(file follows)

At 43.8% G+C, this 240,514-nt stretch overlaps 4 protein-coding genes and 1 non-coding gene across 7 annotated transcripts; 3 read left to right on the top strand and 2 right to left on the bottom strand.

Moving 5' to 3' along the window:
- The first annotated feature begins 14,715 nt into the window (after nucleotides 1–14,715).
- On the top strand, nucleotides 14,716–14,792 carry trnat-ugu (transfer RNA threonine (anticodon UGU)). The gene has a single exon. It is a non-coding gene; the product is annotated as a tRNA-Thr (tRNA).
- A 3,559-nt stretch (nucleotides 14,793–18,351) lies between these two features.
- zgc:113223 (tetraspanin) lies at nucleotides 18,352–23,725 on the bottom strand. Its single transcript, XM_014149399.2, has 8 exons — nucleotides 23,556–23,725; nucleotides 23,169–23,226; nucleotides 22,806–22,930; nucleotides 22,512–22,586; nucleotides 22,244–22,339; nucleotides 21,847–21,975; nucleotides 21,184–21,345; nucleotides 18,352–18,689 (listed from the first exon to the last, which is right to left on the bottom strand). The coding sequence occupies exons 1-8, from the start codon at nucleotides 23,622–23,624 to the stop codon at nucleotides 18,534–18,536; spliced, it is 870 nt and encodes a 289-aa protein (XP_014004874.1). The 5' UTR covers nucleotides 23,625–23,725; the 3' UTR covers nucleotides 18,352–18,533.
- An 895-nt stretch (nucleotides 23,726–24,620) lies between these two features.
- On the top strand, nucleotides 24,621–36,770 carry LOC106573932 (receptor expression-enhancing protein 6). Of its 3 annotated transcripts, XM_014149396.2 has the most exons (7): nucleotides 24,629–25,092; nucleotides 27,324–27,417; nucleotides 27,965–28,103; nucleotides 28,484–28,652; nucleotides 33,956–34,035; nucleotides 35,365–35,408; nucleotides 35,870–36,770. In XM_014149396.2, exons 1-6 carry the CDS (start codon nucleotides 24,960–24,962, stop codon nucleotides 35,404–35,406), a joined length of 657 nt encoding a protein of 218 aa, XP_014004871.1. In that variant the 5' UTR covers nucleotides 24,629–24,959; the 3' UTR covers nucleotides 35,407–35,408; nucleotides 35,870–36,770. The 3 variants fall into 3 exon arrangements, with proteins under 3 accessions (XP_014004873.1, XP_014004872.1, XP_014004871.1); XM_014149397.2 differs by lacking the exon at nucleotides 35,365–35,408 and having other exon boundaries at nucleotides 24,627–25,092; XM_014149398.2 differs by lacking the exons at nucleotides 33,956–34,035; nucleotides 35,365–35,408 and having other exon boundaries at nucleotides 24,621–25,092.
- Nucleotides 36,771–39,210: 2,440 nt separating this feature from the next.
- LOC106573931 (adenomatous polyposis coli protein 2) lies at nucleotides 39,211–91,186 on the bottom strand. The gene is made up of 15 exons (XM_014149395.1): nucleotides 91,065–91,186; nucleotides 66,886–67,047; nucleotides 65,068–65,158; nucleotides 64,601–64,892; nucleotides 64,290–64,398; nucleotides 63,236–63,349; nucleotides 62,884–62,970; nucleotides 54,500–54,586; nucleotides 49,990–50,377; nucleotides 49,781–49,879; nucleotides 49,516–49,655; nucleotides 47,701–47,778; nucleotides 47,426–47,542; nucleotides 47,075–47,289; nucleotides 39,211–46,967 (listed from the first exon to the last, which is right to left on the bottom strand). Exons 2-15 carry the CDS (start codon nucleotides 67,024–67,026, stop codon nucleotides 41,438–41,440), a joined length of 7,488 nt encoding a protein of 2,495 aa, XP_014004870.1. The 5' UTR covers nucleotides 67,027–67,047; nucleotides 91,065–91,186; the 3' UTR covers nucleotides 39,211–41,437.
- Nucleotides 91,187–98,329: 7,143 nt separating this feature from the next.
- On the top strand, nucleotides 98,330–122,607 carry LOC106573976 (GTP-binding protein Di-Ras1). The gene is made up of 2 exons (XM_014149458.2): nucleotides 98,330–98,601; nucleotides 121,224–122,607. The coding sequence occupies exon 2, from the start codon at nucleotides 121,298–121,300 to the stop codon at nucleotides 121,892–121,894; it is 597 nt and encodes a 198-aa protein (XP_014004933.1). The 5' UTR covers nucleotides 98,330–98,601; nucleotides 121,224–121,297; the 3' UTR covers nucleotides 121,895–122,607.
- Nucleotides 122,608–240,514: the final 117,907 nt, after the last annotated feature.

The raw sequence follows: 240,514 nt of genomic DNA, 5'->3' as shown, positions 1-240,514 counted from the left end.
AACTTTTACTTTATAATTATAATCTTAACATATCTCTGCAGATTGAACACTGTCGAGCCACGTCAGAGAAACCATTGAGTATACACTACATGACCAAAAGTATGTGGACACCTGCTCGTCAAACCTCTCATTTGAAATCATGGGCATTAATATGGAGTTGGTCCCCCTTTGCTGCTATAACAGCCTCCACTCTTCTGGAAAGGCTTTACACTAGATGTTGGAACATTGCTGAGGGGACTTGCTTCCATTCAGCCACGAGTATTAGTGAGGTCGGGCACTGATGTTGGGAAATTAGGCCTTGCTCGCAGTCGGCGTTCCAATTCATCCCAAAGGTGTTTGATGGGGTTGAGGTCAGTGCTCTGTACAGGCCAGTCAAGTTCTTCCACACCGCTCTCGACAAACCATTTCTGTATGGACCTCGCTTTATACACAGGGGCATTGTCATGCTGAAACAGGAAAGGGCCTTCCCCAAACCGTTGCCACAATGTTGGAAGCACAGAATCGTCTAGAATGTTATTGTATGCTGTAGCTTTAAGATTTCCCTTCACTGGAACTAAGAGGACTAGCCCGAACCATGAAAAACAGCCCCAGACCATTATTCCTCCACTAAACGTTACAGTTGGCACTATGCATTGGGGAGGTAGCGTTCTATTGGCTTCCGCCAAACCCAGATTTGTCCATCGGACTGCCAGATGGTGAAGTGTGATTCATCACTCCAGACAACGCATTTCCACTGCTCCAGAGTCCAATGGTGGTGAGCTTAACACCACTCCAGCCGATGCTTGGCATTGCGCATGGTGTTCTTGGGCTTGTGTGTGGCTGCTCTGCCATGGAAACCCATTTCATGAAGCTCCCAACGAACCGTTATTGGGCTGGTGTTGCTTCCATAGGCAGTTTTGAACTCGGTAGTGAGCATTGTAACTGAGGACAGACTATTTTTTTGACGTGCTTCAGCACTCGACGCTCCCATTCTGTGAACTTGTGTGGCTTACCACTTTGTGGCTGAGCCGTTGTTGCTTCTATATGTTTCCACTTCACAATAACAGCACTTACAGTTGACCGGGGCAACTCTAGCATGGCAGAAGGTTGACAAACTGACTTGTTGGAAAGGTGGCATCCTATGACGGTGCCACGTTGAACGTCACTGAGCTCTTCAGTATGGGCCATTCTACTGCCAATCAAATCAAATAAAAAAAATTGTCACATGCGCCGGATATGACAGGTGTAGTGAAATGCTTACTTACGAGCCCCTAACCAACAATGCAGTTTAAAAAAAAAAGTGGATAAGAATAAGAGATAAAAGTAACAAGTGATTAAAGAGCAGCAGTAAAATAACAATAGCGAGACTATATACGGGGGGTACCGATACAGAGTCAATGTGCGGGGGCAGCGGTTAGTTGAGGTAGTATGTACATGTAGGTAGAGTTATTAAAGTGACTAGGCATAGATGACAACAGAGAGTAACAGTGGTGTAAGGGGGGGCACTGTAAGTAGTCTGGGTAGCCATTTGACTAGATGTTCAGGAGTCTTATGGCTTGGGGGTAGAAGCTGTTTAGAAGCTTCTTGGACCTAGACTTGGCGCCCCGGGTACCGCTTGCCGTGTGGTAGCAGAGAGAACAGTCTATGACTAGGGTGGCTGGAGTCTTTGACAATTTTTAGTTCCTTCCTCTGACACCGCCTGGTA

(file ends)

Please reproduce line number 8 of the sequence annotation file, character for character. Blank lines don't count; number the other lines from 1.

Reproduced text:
- On the top strand, nucleotides 24,621–36,770 carry LOC106573932 (receptor expression-enhancing protein 6). Of its 3 annotated transcripts, XM_014149396.2 has the most exons (7): nucleotides 24,629–25,092; nucleotides 27,324–27,417; nucleotides 27,965–28,103; nucleotides 28,484–28,652; nucleotides 33,956–34,035; nucleotides 35,365–35,408; nucleotides 35,870–36,770. In XM_014149396.2, exons 1-6 carry the CDS (start codon nucleotides 24,960–24,962, stop codon nucleotides 35,404–35,406), a joined length of 657 nt encoding a protein of 218 aa, XP_014004871.1. In that variant the 5' UTR covers nucleotides 24,629–24,959; the 3' UTR covers nucleotides 35,407–35,408; nucleotides 35,870–36,770. The 3 variants fall into 3 exon arrangements, with proteins under 3 accessions (XP_014004873.1, XP_014004872.1, XP_014004871.1); XM_014149397.2 differs by lacking the exon at nucleotides 35,365–35,408 and having other exon boundaries at nucleotides 24,627–25,092; XM_014149398.2 differs by lacking the exons at nucleotides 33,956–34,035; nucleotides 35,365–35,408 and having other exon boundaries at nucleotides 24,621–25,092.